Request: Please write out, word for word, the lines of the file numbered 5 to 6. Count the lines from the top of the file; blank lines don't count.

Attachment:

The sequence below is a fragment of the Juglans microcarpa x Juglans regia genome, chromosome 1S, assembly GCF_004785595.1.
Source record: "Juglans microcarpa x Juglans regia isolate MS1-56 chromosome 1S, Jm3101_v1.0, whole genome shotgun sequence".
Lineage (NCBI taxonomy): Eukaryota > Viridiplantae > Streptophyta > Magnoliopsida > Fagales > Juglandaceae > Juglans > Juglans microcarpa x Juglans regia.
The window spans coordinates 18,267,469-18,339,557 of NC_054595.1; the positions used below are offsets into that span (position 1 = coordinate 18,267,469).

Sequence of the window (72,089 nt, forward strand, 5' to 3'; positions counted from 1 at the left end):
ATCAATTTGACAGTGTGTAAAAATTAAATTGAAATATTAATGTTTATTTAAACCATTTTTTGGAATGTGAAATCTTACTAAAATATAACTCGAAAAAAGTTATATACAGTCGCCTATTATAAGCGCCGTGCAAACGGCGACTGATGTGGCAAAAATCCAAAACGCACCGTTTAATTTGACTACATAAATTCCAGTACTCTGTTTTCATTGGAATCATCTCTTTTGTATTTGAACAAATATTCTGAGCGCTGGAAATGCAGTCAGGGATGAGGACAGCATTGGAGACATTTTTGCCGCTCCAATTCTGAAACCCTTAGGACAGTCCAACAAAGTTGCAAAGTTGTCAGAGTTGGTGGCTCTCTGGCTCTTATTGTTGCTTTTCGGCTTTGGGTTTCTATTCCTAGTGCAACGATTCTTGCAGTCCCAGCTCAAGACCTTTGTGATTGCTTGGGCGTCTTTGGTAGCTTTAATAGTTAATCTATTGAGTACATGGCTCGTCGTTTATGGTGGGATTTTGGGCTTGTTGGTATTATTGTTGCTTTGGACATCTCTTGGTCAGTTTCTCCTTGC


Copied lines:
Sequence of the window (72,089 nt, forward strand, 5' to 3'; positions counted from 1 at the left end):
ATCAATTTGACAGTGTGTAAAAATTAAATTGAAATATTAATGTTTATTTAAACCATTTTTTGGAATGTGAAATCTTACTAAAATATAACTCGAAAAAAGTTATATACAGTCGCCTATTATAAGCGCCGTGCAAACGGCGACTGATGTGGCAAAAATCCAAAACGCACCGTTTAATTTGACTACATAAATTCCAGTACTCTGTTTTCATTGGAATCATCTCTTTTGTATTTGAACAAATATTCTGAGCGCTGGAAATGCAGTCAGGGATGAGGACAGCATTGGAGACATTTTTGCCGCTCCAATTCTGAAACCCTTAGGACAGTCCAACAAAGTTGCAAAGTTGTCAGAGTTGGTGGCTCTCTGGCTCTTATTGTTGCTTTTCGGCTTTGGGTTTCTATTCCTAGTGCAACGATTCTTGCAGTCCCAGCTCAAGACCTTTGTGATTGCTTGGGCGTCTTTGGTAGCTTTAATAGTTAATCTATTGAGTACATGGCTCGTCGTTTATGGTGGGATTTTGGGCTTGTTGGTATTATTGTTGCTTTGGACATCTCTTGGTCAGTTTCTCCTTGC